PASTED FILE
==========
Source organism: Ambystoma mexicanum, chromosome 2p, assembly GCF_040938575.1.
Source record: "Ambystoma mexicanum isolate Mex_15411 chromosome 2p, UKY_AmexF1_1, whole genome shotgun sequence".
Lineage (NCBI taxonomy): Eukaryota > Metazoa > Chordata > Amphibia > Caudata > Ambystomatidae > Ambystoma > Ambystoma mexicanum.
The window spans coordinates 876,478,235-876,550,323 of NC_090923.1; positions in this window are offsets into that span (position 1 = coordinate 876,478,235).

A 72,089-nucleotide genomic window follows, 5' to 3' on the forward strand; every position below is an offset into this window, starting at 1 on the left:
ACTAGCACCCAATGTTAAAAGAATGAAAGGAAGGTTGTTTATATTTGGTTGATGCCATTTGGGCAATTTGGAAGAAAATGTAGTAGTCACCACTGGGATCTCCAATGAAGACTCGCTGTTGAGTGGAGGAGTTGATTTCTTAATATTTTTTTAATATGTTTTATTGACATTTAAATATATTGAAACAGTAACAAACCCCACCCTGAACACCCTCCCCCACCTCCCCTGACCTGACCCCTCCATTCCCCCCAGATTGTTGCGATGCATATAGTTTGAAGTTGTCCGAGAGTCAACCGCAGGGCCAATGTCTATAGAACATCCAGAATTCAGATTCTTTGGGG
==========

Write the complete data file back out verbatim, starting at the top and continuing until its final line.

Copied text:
Source organism: Ambystoma mexicanum, chromosome 2p, assembly GCF_040938575.1.
Source record: "Ambystoma mexicanum isolate Mex_15411 chromosome 2p, UKY_AmexF1_1, whole genome shotgun sequence".
Lineage (NCBI taxonomy): Eukaryota > Metazoa > Chordata > Amphibia > Caudata > Ambystomatidae > Ambystoma > Ambystoma mexicanum.
The window spans coordinates 876,478,235-876,550,323 of NC_090923.1; positions in this window are offsets into that span (position 1 = coordinate 876,478,235).

A 72,089-nucleotide genomic window follows, 5' to 3' on the forward strand; every position below is an offset into this window, starting at 1 on the left:
ACTAGCACCCAATGTTAAAAGAATGAAAGGAAGGTTGTTTATATTTGGTTGATGCCATTTGGGCAATTTGGAAGAAAATGTAGTAGTCACCACTGGGATCTCCAATGAAGACTCGCTGTTGAGTGGAGGAGTTGATTTCTTAATATTTTTTTAATATGTTTTATTGACATTTAAATATATTGAAACAGTAACAAACCCCACCCTGAACACCCTCCCCCACCTCCCCTGACCTGACCCCTCCATTCCCCCCAGATTGTTGCGATGCATATAGTTTGAAGTTGTCCGAGAGTCAACCGCAGGGCCAATGTCTATAGAACATCCAGAATTCAGATTCTTTGGGG